Black Marble is a New York coldwave band with an excellent, minimalist sound that reminds us of the Glove, or possibly the starker moments of Houston's own Bang Bangz. They've teamed with director Timothy Fiore on a music video fro their song "Backwards," a work that is already penciled in for the No. 1 slot in our yearly round-up of the best music videos for 2012.
Fiore is definitely an artist to keep an eye on. His work is very Lynchian. We'd seen his predilection for dark woods, surrealism and enigmatic feminine subjects when he directed "Tell the World" for Vivian Girls. To that bag of tricks he's added an oppressive atmosphere of violence as strange as it is brutal.
"Backwards" opens on a lonely farmhouse out in the middle of God knows where. The band's only appearance is Chris Stewart inconspicuously playing the piano with his back to the camera in the extreme right of shots of the house's front exterior. Otherwise the video focuses exclusively on a trio of strange girls doing a legion of stranger things.
Shot in beautifully lit black and white, our heroines explore the area of the house and the surrounding woods, each armed with a gun, knife, or ax. Dogs and rats meander around the set, or join the girls in what seems to be the most sinister cake party since GLaDOS took up baking to compliment her science murder hobby.
Throughout the video, each girl sheds her clothes, basking topless in the moonlight and under the sway of naked bulbs. The result is not in any way sexy, as their respect for order and reality seem to pool on the floor next to their outfits. Brutal, primal destruction seems to be the recurring theme, appropriate for the recidivist message of the song.
A scene that is particularly genius is one where one of the girls rips into a feather-covered waterbed. She brutally hacks and rips, dipping her hands and face in the water that shines like black blood in Fiore's brilliant cinematography.
The scene feels like a frenzy, like the Maenads descending on Orpheus and rending him to shreds. It may be just a bed, but the symbolism screams cannibalistic murder.
It would take years of careful study to piece together the meaning in the myriad of bizarre actions that take place in "Backwards." There's cake, and bondage, and balloons, and eating from the ground with the dogs, and why exactly is she pointing her gun at us from her upstairs window?
Rich, lush, backed by a fantastic song and starring three bare-breasted deadlies, you can be assured that we're happy to undertake those years. Check it out below, but you should really full-screen it if you want the full effect.
We got a chance to talk to Black Marble's Chris Stewart and "Backwards" director Timothy Fiore about the video. Click onto page 2 for the interview.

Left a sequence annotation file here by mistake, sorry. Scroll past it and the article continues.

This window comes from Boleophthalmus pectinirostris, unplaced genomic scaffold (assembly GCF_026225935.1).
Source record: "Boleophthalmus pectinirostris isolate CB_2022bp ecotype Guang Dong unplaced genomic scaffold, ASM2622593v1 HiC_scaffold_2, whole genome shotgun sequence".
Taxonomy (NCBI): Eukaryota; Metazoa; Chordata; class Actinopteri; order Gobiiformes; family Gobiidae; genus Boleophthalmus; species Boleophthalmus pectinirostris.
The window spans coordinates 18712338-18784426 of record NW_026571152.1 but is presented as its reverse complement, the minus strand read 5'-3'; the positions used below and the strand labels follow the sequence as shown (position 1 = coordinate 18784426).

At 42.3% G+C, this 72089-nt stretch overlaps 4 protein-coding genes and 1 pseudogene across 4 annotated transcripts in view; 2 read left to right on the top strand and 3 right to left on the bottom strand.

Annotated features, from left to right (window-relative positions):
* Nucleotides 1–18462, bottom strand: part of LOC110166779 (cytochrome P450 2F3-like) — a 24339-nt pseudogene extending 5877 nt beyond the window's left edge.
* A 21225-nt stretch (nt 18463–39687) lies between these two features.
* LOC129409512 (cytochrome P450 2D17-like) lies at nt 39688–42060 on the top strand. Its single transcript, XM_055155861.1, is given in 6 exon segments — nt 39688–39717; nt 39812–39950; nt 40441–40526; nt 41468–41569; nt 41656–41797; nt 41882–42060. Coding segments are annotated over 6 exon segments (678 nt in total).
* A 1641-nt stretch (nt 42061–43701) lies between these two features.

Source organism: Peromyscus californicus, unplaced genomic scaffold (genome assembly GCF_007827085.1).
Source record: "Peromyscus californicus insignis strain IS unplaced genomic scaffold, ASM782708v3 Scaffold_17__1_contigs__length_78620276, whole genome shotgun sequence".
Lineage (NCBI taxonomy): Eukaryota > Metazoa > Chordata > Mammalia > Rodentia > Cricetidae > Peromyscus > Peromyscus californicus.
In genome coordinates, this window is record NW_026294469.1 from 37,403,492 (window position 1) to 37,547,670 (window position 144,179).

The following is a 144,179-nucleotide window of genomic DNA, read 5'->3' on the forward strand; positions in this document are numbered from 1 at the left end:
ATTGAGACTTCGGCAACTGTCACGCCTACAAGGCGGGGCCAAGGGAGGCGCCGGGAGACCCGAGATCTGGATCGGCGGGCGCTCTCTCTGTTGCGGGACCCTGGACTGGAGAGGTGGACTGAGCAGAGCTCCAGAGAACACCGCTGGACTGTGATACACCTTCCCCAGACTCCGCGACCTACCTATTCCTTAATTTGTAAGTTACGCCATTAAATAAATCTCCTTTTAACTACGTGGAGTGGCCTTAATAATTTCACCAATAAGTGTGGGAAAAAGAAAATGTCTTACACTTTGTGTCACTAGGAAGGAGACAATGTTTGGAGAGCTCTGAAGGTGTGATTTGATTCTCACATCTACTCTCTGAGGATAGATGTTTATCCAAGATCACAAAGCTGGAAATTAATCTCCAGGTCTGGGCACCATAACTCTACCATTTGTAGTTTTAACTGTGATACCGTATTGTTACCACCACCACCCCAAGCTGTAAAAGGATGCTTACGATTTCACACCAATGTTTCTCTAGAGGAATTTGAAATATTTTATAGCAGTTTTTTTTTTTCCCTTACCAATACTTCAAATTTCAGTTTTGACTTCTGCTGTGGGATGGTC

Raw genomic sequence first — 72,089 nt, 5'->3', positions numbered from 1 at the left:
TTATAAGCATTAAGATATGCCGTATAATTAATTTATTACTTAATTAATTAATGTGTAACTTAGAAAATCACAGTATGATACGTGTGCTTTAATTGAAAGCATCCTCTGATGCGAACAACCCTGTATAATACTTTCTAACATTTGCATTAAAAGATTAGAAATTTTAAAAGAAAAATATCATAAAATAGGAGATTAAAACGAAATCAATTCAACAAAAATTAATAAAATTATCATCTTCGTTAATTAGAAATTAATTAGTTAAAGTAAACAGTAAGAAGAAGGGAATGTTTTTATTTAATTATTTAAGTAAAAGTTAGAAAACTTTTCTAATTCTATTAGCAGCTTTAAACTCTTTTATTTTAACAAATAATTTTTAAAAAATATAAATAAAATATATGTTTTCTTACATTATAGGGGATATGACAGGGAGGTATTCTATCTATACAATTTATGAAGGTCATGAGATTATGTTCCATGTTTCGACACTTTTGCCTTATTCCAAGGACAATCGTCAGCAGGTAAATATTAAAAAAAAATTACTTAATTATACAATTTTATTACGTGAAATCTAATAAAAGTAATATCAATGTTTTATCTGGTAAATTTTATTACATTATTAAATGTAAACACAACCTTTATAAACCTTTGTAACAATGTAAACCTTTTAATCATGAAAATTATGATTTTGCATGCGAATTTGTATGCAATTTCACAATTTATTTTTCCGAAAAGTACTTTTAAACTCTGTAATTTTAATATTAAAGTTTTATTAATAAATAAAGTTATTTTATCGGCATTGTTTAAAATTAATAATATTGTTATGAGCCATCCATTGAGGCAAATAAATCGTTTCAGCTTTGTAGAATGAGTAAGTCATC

Rocks Off: We've covered a lot of risqué music videos before, but nothing where nudity was such an integral part of the conception. Why is everyone naked, especially when it seems to have little to no sexual connotation at all?
Timothy Fiore: The female figure is a classical form. It's highly acceptable subject matter in drawing, painting, sculpture, and photography, but is somehow taboo in modern cinema. It's not meant to be sexual at all. This was simply a choice that matched the other stylized elements.
RO: On a similar note, what made you make a video entirely based on feminine perspective when the song is sung by a man?
TF: I don't feel that the video is from a feminine perspective. The subjects are certainly feminine. I get bored with videos that portray the band verbatim or conventional relationships like man/woman. The fact that the video stars a trio of girls presents questions about the situation or story that in this case don't have revealed answers.
I also find that a seemingly innocent girl with a gun, knife, scissors or an ax can be far more sinister than a man with these things. And lastly, I think a music video is successful if the song merely makes sense as background to that world.
RO: Of all the shot in the video, it's the girl stabbing open a feather blanket to reveal water underneath then bathing her hands in it that seems to haunt us. What's that all about?
TF: The waterbed scene is something we thought would look cool and it worked. Each girl focuses on some destructive act as the video progresses. None of these moments are meant to provide any profound meaning individually, and were chosen for their unique aesthetic potential and relevance to the setting.
RO: Is this how the song looked in your head when you wrote it?
Chris Stewart: No, not at all. The song is about knowing the world is going to end, but instead of sharing that information with other people, choosing to protect that information and gloat about it instead.
It's based loosely on a really terrible '80s nuclear-paranoia film called Miracle Mile, but in the film the protagonist chooses to try and help people, and protect himself. I thought it would be interesting to write a song about a character that sort of takes a step back and judges everyone instead.
Anyway, I never mentioned any of this to Tim, and since you can't really tell from the lyrics what I'm referencing unless you know, the ideas for the video arose more out of general feel and mood, which we scripted out with a lot of reference photography and a couple rounds of shot lists.
I think this is interesting because it's almost as if the song has an entire second personality within the frame of this video. You have this house where who knows what these girls did to become completely unhinged, and the video sort of revolves around that.
Although that's a different loose narrative than the track itself, the feeling of dread and being faced with something you don't quite understand is the same as the lyrical intention of the song. In that respect, they go hand in hand.